YOUNG AFRICAN GREY ANDY WAS HAVINGHYPOCALCAEMIC SEIZURES
One Way to Get a Parrot to Eat Healthy Foodsby Sally Blanchard
Several years ago, an avian veterinarian referred a couple to me because their 2-year-old African grey was having hypocalcaemic seizures from a severe calcium deficiency. The bird had been weaned to nothing but a seed mix (mostly sunflower) and the couple hadn’t been able to get the bird to eat anything else. Once I was at their home, it was clear to me that the man was the favored person and the woman was the tolerated person ... greys often bond to a couple in this manner whether it is one person or another in the family. Once I gave it some thought, I set up a scenario where the couple sat at the dining room table with the grey on a stand between them at the corner.
When a described my idea, the couple thought they would feel a little silly doing what I outlined for them to do over the next week. I had them place a variety of healthy foods such as steamed carrots, sweet potatoes, and broccoli plus almonds and some apple slices in a bowl on the table. The wife picked up a food morsel, commented how yummy it was and then reached over and fed it to her husband who also mentioned how yummy the food was. The first day, the bird seemed as if he could care less. The next day he seemed curious. Then I had the husband take the piece of food from his wife’s hand before she put it in his mouth and instead of eating it he held it up for the bird. At that point, the grey started imploring the husband to share the food. He didn’t share right away and ate it himself. Then I advised the man to go ahead and give the bird a piece of food. At first, the grey threw it down but eventually started to eat the food his best buddy gave him. It took a couple of more days after that but the grey actually accepted the food and actually ate it.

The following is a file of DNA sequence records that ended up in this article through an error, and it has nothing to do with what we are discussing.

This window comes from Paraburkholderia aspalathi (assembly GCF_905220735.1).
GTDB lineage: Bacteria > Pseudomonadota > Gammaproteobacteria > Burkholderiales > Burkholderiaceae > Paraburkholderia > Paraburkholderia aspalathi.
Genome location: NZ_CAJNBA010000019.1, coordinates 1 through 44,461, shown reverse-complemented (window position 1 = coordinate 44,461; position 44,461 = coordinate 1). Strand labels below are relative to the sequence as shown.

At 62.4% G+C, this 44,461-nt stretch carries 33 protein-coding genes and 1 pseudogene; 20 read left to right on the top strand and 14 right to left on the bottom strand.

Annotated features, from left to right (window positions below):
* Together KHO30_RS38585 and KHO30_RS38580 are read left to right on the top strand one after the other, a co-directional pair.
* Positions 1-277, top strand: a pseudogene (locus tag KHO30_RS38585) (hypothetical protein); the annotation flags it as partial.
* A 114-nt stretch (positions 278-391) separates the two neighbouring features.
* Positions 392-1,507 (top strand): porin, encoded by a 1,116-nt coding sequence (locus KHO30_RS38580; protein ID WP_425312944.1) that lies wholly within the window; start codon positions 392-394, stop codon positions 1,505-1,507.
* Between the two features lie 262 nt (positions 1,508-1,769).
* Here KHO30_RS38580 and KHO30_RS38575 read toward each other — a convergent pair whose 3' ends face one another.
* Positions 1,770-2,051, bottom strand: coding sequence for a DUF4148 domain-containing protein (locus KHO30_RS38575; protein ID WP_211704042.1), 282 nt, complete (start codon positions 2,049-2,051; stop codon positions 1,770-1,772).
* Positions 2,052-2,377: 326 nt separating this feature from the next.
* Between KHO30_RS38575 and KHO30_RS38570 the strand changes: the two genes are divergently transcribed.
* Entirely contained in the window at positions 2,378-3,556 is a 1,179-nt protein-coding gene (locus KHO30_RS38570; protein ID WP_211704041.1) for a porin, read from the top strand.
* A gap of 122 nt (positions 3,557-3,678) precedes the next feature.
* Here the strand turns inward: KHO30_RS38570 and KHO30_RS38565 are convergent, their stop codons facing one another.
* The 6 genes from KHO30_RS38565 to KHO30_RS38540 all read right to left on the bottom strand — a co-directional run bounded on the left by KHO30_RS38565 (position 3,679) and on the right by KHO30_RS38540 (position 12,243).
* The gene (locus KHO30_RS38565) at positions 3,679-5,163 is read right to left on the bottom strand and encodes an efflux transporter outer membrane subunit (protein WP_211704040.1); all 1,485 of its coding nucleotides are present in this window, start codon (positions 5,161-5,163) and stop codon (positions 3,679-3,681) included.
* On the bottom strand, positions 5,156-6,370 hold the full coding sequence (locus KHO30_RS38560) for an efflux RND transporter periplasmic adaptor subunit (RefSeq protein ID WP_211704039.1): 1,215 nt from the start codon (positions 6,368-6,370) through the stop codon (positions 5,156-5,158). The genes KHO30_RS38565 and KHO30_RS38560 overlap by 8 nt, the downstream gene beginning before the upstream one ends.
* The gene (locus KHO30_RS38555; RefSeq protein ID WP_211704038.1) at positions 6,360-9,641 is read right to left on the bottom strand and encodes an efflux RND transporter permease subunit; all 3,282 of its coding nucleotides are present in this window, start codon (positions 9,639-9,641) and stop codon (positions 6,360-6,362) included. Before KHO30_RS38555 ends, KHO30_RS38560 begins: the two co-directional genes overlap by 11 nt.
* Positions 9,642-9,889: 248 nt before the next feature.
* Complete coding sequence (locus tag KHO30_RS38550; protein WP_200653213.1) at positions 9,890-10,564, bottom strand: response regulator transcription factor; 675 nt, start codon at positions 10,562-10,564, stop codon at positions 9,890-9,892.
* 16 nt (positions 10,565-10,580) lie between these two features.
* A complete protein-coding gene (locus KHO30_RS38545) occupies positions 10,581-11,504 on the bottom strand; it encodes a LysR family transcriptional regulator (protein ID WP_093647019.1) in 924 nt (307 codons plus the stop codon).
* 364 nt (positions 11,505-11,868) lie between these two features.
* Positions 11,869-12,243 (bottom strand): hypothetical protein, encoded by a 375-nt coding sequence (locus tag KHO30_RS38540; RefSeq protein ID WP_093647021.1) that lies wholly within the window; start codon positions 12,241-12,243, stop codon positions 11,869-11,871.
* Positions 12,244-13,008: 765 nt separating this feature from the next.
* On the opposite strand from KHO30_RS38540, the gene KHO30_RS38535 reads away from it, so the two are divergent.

Within a week, the grey was eating almost anything that the man hand-fed him. A few days later the couple started placing the food in a bowl for the bird to eat and the bird started eating the healthy foods out of the bowl in his cage. It took a couple of weeks of teaching their parrot in this manner, but it made a major difference in his health and his life. When the caregiver called me to discuss their success, he was very happy that the bird was eating healthy food but ended the conversation saying that he wasn’t very happy about the results. I was surprised because the grey was eating almost everything they fed him. He laughed and added that he was disappointed that his wife no longer hand-fed him any food.